Q: Most impressive showing by a team or individual?

A: By an individual, Notre Dame’s Zach Brenneman [a senior midfielder]. Hands down. Three goals and two assists. To me, he’s the East Hampton express. He’s from East Hampton, New York, and he dodges like a freight train. When he gets a head of steam, no one can stop him. And then in the latter stages of the game, he’s the one who established the breathing room between Notre Dame and Duke. So individually, I was really, really impressed with Zach Brenneman. From a team perspective, probably [No. 1] Syracuse. They handled a pretty strong [No. 17] Denver team at home [the Carrier Dome in Syracuse]. They were up 4-0 early in the contest, and they played like a team that was ticked off and had lost on that very same field for only the second time in that program’s history in the NCAA tournament. They came out with a lot of fire in their belly and handled a pretty good Denver team.

Q: Is No. 2 Virginia’s 12-9 win against No. 16 Drexel a commentary on the winning team or the losing squad?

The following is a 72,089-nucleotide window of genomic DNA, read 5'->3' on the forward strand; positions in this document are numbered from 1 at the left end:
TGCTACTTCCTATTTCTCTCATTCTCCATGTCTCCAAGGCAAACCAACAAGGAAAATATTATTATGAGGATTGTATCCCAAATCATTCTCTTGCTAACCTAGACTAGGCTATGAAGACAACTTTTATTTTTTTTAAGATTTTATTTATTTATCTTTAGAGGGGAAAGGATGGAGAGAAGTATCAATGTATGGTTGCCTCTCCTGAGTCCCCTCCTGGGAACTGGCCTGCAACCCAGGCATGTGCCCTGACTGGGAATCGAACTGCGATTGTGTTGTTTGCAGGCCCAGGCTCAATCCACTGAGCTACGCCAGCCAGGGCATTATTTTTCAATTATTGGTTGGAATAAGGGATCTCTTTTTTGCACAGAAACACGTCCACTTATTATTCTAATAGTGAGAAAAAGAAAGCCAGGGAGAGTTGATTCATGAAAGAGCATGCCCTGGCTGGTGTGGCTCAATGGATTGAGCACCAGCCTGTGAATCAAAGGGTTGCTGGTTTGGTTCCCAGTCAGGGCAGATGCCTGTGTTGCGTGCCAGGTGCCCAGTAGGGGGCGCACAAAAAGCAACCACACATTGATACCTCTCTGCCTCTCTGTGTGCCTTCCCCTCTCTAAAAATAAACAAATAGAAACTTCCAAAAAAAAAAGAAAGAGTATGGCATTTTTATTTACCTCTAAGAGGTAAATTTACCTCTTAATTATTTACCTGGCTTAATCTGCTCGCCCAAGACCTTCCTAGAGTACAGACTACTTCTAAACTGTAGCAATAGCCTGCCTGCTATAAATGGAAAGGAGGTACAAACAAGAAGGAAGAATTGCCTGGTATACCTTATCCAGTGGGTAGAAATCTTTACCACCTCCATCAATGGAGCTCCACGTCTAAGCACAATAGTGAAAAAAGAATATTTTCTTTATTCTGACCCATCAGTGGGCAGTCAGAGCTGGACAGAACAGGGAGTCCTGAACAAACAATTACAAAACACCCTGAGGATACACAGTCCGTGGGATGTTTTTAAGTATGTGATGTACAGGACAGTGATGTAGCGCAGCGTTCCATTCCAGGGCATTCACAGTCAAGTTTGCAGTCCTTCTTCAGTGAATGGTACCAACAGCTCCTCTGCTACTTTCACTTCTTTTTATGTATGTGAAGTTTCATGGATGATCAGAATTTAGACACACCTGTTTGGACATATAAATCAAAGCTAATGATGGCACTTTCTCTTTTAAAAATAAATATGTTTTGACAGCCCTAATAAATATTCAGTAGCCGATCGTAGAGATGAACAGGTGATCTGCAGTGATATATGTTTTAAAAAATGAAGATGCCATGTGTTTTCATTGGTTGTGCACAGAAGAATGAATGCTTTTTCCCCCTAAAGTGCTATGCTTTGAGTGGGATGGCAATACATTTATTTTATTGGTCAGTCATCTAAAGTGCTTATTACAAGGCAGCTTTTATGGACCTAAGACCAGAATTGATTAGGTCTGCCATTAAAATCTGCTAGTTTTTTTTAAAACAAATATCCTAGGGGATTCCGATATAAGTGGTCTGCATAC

A: I think it’s a commentary on both. Drexel is a team that’s very, very talented. They’ve got a very strong defense and their [junior] goalie, Mark Manos, made 19 saves in that game. He was a third-team All American last year, and a lot of people paid attention to him and that defense in the preseason. I think that he showed up and played incredibly well. They’re going to struggle offensively. They lost [senior] Kevin Stockel who is their best midfielder to a knee injury in the fall. But [senior] Scott Perri’s a really nice attackman, and he had a big day for them. And Virginia, I think you have to tip your cap to the cavaliers. [Senior goalkeeper] Adam Ghitelman did not play. Coach’s decision not to play him. so [junior Rob] Fortunato, who’s the backup, came in and played real well. This is the time of year where upsets happen, and no one knows that more than Virginia because it was back in 2004 when they went out West and lost to Denver and Air Force. Four years ago, they lost to Drexel at Virginia. So that’s a program that knows early-season upsets, and they held it together. They’re going to score a lot of goals, and they scored 12 goals against a very good Drexel defense. Drexel’s a team that’s going to challenge for the Colonial Athletic Association championship. When you talk about UMass, Hofstra and Delaware, Drexel is in that conversation. I think there were two very good lacrosse teams in a hard-fought game, and I think it showed the strengths and weaknesses of both.